KURT WEINBACH (early 20’s) - Austrian; chases facts, news and politics


ERICH ARNDT (early 20’s) - German; bikes a lot, wants to be an engineer or musician


CARL VOLDMAN (early 20’s) - Polish; youngest of his family but brave



The people represented in the play were living in Austria, China, Germany, Hungary, Poland and Switzerland. Some ended up in concentration camps: Auschwitz-Birkenau, Bergin-Belsen, Chelmno, the first extermination camp, and Terezin. Others, survived in surrounding forests.


WWI 1914 – 1918

About 40 million people died in WWI, counting both military and civilian casualties. The number estimated varies widely. The Central Powers included the countries of Austria-Hungary, Bulgaria, Germany, and the Ottoman Empire (historically and colloquially known as the Turkish Empire, it controlled much of Southeast Europe, West Asia, and North Africa between the 14th and early 20th centuries). The Allies were the countries of Australia, Belgium, Canada, France, Great Britain, Greece, India, Italy, Japan, Montenegro, Newfoundland, New Zealand, Portugal, Romania, Russia, Serbia, South Africa, and the United States. By war’s end, the Central Powers had lost and delegates from 32 countries met in Versailles in June 1919 and signed a peace settlement called the “Treaty of Versailles.”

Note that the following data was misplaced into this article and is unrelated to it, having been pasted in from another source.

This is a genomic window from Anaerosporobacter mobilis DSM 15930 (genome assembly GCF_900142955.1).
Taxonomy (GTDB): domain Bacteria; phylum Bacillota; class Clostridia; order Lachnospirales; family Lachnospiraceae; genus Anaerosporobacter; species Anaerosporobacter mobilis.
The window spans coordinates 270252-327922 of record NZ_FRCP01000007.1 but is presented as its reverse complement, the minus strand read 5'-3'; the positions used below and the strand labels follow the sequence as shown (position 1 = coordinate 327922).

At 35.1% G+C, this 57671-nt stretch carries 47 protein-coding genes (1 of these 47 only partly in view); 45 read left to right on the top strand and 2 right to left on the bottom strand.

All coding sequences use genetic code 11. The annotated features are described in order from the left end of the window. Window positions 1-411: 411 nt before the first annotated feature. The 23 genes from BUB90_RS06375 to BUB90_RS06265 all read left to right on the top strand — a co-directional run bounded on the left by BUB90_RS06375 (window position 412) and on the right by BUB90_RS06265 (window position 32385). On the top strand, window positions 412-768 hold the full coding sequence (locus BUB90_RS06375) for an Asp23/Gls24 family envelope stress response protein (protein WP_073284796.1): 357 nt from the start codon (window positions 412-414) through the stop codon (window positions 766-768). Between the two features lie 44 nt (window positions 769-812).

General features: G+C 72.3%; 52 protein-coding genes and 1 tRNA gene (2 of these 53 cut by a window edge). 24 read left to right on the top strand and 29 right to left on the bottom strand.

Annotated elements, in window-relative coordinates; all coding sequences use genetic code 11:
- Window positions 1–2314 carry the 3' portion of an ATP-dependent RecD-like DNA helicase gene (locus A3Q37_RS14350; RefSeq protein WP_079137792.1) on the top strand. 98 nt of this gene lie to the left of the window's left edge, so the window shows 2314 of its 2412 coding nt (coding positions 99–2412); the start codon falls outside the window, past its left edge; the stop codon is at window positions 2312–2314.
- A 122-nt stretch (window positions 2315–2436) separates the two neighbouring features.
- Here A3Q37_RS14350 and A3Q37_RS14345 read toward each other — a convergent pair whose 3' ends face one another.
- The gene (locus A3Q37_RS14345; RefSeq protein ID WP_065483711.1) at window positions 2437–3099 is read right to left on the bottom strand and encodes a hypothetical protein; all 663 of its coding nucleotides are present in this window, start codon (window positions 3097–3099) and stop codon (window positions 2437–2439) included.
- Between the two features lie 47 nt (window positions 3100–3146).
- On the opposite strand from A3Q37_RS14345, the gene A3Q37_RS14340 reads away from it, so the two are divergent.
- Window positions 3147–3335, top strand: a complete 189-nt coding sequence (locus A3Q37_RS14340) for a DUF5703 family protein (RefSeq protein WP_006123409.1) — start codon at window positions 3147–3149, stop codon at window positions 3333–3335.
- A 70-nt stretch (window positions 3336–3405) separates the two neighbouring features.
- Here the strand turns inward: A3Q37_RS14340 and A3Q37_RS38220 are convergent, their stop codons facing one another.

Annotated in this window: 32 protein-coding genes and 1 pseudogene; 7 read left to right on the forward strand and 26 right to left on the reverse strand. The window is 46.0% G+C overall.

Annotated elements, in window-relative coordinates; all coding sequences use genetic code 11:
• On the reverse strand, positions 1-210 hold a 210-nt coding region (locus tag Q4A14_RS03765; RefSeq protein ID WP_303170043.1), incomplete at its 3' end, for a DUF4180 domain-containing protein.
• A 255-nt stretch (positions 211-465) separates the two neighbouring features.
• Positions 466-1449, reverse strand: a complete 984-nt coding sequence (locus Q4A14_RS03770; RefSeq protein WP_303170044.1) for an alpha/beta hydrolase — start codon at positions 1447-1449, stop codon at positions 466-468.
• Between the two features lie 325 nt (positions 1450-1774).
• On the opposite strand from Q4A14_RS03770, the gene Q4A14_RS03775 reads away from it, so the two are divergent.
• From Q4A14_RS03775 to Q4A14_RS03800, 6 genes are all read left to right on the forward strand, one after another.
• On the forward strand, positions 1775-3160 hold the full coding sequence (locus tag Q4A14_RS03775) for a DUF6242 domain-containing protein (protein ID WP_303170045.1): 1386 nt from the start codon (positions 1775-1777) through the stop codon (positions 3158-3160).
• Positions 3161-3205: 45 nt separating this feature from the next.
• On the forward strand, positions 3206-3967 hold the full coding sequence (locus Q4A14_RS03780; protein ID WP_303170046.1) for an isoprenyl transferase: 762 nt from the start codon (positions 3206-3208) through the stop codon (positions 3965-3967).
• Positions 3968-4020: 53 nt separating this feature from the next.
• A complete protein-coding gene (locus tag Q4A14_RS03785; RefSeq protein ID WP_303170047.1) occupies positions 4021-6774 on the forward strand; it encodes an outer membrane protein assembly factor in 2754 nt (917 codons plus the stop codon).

The Weimar Republic was Germany's government from 1919 to 1933, the period after World War I, until the rise of Nazi Germany. Germans struggled after WWI. The economy was poor, unemployment was high and there was political instability. Adolf Hitler and the Nazi Party told citizens they had solutions to Germany’s problems in the hopes of winning broad support. All gave way to the rise of Nazi power and set the stage for Hitler and the Nazis to take over and lead Germany into another war, WWII, and the Holocaust.


The Holocaust